Flies as a source of dangerous bacteria

Around the house, I’m known as the fly slayer, because in Brisbane at this time of year, we leave our balconies open.

FlyBut I can’t stand flies in my kitchen.

The mechanical transmission of pathogenic bacteria by synanthropic filth flies is widely recognized. While many studies report the fate and the temporospatial distribution of ingested foodborne bacteria by filth flies, there is little evidence about the transmission dynamics of ingested foodborne bacteria by adult house flies (Musca domestica) to their progeny.

In this study, we fed parental house fly adults with food contaminated with low, medium, and high concentrations of Salmonella enterica, Cronobacter sakazakii, Escherichia coli O157:H7, and Listeria monocytogenes and evaluated the probability of transmission of these pathogens to house fly eggs and the surface and the alimentary canal of their first filial (F 1 ) generation adults.

Results: All foodborne pathogens were present in samples containing pooled house fly eggs. The probability of transmission was higher after parental house flies ingested food containing medium bacterial loads.

Cronobacter sakazakii was 16, 6, and 3 times more likely to be transmitted to house fly eggs than S. enterica, E. coli O157:H7, and L. monocytogenes, respectively.

Only S. enterica and C. sakazakii were transmitted to F 1 generation adults and their presence was 2.4 times more likely on their body surfaces than in their alimentary canals. The highest probabilities of finding S. enterica (60Â %) and C. sakazakii (28Â %) on newly emerged F 1 adults were observed after parental house flies ingested food containing medium and high levels of these pathogens, respectively.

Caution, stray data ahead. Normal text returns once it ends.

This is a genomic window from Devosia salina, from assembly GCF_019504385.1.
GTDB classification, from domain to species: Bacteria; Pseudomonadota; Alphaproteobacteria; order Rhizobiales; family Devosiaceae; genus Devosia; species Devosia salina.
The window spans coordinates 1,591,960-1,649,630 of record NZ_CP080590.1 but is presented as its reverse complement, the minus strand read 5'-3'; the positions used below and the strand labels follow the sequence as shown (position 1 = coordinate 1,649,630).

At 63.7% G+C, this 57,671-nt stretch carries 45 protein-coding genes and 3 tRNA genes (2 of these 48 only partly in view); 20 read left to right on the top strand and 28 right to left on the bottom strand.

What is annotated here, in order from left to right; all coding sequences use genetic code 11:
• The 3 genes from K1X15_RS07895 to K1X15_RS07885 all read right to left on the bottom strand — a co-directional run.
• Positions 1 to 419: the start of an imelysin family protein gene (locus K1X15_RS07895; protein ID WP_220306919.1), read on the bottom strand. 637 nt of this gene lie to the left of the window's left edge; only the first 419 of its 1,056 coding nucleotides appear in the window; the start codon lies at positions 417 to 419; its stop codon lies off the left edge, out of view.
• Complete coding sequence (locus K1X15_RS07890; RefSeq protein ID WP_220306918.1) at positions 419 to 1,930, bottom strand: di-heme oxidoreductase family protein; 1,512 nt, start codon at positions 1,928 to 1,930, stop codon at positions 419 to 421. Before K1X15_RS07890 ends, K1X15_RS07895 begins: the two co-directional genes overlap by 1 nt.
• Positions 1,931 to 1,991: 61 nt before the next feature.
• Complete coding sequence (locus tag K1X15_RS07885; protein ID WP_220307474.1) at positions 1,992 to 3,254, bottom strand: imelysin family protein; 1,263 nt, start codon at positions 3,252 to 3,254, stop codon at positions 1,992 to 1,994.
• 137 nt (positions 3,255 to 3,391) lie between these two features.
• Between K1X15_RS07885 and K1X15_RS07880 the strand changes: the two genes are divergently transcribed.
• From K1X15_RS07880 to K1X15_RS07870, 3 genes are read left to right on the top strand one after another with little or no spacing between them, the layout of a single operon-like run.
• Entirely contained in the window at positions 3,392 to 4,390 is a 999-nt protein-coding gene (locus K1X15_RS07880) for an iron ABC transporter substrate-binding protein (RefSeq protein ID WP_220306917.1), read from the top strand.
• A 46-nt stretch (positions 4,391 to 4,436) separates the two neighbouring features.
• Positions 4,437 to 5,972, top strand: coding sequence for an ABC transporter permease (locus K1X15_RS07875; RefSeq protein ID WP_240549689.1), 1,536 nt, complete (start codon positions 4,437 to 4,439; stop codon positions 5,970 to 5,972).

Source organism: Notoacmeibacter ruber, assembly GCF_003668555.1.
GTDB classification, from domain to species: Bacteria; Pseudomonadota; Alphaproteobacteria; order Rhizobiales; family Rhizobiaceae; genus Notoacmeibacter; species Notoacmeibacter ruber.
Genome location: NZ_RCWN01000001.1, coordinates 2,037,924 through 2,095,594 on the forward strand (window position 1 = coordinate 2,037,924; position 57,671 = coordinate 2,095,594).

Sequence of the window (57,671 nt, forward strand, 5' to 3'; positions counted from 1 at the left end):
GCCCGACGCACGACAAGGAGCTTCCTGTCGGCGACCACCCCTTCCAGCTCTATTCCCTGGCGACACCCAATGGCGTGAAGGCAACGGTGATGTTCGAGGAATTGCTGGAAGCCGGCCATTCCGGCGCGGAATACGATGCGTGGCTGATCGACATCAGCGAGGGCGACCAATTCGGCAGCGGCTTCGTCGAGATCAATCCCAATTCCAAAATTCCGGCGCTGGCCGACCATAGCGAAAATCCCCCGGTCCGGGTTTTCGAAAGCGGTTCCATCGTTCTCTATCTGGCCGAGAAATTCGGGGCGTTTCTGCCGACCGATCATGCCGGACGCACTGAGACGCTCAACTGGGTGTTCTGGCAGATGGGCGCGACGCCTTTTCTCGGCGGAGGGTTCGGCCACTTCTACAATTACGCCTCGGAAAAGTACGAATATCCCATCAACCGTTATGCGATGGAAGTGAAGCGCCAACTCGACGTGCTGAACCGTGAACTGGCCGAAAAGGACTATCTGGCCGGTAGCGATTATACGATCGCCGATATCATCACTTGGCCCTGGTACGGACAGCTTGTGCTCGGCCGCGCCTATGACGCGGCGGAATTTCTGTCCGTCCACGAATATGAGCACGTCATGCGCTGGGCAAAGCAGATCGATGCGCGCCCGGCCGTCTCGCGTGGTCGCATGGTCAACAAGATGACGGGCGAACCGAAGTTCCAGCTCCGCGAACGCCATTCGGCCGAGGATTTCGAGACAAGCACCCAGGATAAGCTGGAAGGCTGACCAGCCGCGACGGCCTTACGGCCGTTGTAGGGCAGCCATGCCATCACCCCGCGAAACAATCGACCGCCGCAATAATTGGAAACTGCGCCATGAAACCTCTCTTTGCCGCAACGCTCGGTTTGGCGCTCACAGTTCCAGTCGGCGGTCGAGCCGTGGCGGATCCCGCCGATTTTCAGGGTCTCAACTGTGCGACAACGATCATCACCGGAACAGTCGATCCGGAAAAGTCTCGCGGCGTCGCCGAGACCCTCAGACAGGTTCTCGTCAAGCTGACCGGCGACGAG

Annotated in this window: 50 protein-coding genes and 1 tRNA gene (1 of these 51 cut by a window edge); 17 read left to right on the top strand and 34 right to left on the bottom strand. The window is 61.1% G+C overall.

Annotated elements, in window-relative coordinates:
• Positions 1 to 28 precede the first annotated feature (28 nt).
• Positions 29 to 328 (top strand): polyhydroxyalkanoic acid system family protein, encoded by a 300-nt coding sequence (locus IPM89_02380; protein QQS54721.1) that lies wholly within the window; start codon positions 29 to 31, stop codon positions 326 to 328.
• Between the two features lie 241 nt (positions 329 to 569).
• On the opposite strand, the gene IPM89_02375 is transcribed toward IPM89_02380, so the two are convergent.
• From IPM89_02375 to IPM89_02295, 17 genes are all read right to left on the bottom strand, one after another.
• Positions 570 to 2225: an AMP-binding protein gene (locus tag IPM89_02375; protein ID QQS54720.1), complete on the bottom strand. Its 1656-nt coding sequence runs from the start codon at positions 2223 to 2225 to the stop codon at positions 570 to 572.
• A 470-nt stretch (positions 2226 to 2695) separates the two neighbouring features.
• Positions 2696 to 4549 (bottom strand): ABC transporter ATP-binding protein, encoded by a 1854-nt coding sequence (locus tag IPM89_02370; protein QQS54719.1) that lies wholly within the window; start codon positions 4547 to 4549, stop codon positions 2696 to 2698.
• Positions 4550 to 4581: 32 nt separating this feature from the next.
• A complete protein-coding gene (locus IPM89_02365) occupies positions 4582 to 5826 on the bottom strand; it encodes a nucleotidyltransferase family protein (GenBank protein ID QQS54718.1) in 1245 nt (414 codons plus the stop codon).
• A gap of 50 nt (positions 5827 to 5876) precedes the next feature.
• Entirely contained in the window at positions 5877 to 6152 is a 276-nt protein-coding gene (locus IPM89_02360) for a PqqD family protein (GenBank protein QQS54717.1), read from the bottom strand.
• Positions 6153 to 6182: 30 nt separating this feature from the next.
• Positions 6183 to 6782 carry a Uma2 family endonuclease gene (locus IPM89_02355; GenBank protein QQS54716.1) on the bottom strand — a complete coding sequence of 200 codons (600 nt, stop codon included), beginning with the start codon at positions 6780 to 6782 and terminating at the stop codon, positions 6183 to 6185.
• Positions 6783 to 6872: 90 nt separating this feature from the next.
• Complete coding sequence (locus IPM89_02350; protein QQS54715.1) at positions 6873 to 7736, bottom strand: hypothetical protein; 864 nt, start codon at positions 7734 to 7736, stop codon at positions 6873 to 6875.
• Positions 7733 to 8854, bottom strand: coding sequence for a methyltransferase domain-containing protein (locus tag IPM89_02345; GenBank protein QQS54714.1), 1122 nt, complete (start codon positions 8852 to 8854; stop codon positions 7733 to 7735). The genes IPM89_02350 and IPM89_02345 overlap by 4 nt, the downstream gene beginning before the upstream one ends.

Conclusion: Our study demonstrates that adult house flies that fed from food contaminated with various levels of foodborne bacteria were able to transmit those pathogens to their eggs and some were further transmitted to newly emerged F 1 generation adults, enhancing the vector potential of these insects.

Understanding the type of associations that synanthropic filth flies establish with foodborne pathogens will help to elucidate transmission mechanisms and possible ways to mitigate the spread of foodborne pathogens.

Ingested Salmonella enterica, Cronobacter sakazakii, Escherichia coli O157:H7, and Listeria monocytogenes: transmission dynamics from adult house flies to their eggs and first filial (F 1 ) generation adults

7th Space Interactive, BMC Microbiology 2015

Monica Pava-Ripoll Rachel Pearson Amy Miller Ben Tall Christine Keys George Ziobro